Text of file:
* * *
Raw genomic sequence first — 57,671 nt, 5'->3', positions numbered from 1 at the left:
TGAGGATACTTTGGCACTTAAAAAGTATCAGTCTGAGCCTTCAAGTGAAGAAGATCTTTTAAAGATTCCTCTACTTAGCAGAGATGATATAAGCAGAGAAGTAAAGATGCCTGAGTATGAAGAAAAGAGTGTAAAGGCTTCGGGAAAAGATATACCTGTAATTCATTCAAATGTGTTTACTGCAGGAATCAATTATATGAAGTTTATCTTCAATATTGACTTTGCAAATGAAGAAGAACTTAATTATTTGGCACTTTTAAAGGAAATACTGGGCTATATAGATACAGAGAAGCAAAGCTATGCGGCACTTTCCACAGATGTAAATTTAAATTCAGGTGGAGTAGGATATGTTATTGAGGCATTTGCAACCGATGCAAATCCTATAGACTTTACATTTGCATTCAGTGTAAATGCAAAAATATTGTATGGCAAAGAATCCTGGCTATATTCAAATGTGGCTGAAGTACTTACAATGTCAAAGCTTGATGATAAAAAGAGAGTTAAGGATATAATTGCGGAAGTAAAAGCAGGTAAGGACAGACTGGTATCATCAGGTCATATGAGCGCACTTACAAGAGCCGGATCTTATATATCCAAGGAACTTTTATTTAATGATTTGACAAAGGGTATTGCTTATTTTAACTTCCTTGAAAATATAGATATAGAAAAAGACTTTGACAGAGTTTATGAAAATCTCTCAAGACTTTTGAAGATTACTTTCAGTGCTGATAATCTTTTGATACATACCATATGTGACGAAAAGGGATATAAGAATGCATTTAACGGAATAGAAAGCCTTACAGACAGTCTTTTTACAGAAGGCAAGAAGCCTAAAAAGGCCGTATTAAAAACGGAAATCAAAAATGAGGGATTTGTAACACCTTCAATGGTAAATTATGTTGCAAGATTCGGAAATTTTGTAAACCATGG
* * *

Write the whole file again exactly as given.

Raw genomic sequence first — 57,671 nt, 5'->3', positions numbered from 1 at the left:
TGAGGATACTTTGGCACTTAAAAAGTATCAGTCTGAGCCTTCAAGTGAAGAAGATCTTTTAAAGATTCCTCTACTTAGCAGAGATGATATAAGCAGAGAAGTAAAGATGCCTGAGTATGAAGAAAAGAGTGTAAAGGCTTCGGGAAAAGATATACCTGTAATTCATTCAAATGTGTTTACTGCAGGAATCAATTATATGAAGTTTATCTTCAATATTGACTTTGCAAATGAAGAAGAACTTAATTATTTGGCACTTTTAAAGGAAATACTGGGCTATATAGATACAGAGAAGCAAAGCTATGCGGCACTTTCCACAGATGTAAATTTAAATTCAGGTGGAGTAGGATATGTTATTGAGGCATTTGCAACCGATGCAAATCCTATAGACTTTACATTTGCATTCAGTGTAAATGCAAAAATATTGTATGGCAAAGAATCCTGGCTATATTCAAATGTGGCTGAAGTACTTACAATGTCAAAGCTTGATGATAAAAAGAGAGTTAAGGATATAATTGCGGAAGTAAAAGCAGGTAAGGACAGACTGGTATCATCAGGTCATATGAGCGCACTTACAAGAGCCGGATCTTATATATCCAAGGAACTTTTATTTAATGATTTGACAAAGGGTATTGCTTATTTTAACTTCCTTGAAAATATAGATATAGAAAAAGACTTTGACAGAGTTTATGAAAATCTCTCAAGACTTTTGAAGATTACTTTCAGTGCTGATAATCTTTTGATACATACCATATGTGACGAAAAGGGATATAAGAATGCATTTAACGGAATAGAAAGCCTTACAGACAGTCTTTTTACAGAAGGCAAGAAGCCTAAAAAGGCCGTATTAAAAACGGAAATCAAAAATGAGGGATTTGTAACACCTTCAATGGTAAATTATGTTGCAAGATTCGGAAATTTTGTAAACCATGG